Colonial Tramcar Restaurant

From Wikipedia, the free encyclopedia
Jump to: navigation, search
Colonial Tramcar Restaurant in Bourke Street Mall, Melbourne
Inside the tram

The Colonial Tramcar Restaurant is a restaurant which operates from a converted fleet of three vintage trams in Melbourne, Victoria, Australia.

The Colonial Tramcar Restaurant Company Limited was formed in 1981 to operate restaurant trams, with 1927 W2 class tram number 442 acquired for conversion after 55 years of MMTB service.[1] Work commenced in 1982 at the Preston Workshops, with the drop centre floor raised to give a level floor throughout, and a single entry door provided on one side of the tram. Two saloons were provided either side of a central kitchen and washroom, one saloon seating 12 while the other seats 24 patrons.[1]

The service started in August 1983 with the single tram, as amendments were required to the Liquor Licence Act to allow for the service of alcohol on a mobile restaurant. The driver and conductor were provided by the Metropolitan Transit Authority (then operator of the tramway network) while onboard staff are Colonial Tramcar Restaurant employees.[1] Two 1948 SW6 class trams were later added to the fleet, and in 2006 the W2 was retired and replaced with a third SW6 class tram. All have distinctive burgundy livery, and can seat 36 passengers each.

The restaurant, which has one lunch and two dinner sittings each day, advises booking well in advance. The trams are boarded from a stop near the Melbourne Exhibition and Convention Centre. They then run on selected standard tram routes through the city and some nearby inner suburbs, returning to their origin. The ride in the restaurant tram is generally quite steady. Food is precooked in a conventional restaurant with final heating and serving carried out on the tram.[1] The menu provides a limited choice, as does the wine list. However, unlimited alcohol is included in the fixed, prepaid meal price.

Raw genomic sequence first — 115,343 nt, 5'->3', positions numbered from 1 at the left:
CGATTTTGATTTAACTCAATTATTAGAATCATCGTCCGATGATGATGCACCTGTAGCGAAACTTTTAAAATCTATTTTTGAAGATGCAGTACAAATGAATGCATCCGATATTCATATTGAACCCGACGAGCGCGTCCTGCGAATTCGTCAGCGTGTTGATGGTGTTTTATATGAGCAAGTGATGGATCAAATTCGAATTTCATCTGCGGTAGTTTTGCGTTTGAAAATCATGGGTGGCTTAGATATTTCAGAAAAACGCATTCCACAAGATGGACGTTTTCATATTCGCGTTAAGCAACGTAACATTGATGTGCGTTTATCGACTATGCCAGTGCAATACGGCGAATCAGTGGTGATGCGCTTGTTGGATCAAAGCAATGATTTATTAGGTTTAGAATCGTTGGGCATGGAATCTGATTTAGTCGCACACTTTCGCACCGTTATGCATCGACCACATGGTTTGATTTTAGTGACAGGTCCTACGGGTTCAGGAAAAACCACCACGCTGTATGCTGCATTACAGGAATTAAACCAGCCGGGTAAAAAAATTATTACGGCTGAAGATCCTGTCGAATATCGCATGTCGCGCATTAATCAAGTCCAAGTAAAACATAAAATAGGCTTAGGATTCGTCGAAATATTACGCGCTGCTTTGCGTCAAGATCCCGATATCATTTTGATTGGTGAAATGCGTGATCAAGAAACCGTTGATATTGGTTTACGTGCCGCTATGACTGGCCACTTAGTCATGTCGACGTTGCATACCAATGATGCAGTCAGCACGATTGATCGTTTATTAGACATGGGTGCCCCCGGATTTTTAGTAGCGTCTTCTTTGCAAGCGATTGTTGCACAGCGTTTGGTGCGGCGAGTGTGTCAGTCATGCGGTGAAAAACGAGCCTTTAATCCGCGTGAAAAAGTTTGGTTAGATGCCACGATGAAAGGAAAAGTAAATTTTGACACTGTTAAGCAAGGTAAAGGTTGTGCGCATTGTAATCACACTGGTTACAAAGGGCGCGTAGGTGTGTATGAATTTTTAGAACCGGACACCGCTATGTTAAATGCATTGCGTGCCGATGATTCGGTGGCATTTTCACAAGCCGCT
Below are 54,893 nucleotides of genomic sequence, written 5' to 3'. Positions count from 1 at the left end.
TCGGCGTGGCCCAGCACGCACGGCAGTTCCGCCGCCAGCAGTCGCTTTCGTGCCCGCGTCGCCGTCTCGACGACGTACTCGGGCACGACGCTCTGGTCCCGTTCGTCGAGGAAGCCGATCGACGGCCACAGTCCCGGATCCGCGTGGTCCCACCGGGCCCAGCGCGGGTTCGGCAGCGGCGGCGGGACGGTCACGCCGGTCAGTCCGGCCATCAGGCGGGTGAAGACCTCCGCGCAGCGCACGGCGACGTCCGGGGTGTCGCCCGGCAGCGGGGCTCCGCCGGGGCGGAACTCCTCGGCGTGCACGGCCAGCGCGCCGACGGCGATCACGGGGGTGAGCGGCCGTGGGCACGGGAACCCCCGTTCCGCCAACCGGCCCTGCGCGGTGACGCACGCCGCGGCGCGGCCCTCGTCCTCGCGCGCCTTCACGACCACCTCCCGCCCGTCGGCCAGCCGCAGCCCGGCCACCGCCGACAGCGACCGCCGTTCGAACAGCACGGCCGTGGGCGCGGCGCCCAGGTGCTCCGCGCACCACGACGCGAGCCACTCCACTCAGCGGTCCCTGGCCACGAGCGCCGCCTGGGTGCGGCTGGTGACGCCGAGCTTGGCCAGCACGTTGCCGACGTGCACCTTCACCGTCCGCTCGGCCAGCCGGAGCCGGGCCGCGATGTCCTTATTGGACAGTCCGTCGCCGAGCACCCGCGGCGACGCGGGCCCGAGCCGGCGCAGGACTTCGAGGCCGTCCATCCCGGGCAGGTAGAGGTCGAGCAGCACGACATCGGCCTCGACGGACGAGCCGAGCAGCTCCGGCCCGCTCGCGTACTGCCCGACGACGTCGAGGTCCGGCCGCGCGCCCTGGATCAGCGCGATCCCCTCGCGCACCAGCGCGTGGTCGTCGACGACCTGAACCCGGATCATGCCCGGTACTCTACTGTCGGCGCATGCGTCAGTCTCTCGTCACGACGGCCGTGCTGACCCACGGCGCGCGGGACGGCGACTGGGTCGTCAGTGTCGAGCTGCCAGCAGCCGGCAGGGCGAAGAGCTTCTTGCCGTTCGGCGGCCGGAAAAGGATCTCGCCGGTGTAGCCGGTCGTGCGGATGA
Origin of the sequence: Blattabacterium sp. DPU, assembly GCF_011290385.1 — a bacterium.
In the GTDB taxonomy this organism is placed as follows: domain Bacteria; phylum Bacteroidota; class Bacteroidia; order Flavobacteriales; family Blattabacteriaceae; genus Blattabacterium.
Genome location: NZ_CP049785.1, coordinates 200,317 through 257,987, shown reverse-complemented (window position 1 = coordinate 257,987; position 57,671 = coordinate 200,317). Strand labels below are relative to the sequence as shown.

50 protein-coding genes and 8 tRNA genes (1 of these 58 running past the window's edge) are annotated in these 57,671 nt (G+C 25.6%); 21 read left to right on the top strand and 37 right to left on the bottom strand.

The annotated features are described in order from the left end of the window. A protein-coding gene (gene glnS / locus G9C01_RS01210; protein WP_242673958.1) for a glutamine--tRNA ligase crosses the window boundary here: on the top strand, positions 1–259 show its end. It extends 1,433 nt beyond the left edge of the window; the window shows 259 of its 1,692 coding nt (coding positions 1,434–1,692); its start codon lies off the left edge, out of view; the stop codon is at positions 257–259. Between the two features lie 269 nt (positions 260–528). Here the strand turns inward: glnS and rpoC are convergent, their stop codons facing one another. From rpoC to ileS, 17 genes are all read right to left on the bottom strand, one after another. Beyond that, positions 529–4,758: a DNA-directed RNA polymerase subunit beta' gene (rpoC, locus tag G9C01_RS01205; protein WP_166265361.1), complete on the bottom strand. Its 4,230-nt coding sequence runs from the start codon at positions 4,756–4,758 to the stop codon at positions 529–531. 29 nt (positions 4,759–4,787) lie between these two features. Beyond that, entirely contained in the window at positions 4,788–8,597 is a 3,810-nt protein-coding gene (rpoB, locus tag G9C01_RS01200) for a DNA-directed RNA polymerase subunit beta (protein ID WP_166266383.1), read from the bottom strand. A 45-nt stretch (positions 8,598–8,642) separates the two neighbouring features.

On 11 August 2012 30 diners and 3 staff had to be evacuated from the tramcar after it caught fire in East Melbourne.[2] It is believed the fire was caused by an electrical fault.

See also[edit]

References[edit]

  1. ^ a b c d John Beckhaus (1989). Australian Rail Companion. Sherborne Sutherland Publishing. ISBN 1-86275-005-X. 
  2. ^ Overcooked: iconic dining tram catches alight

External links[edit]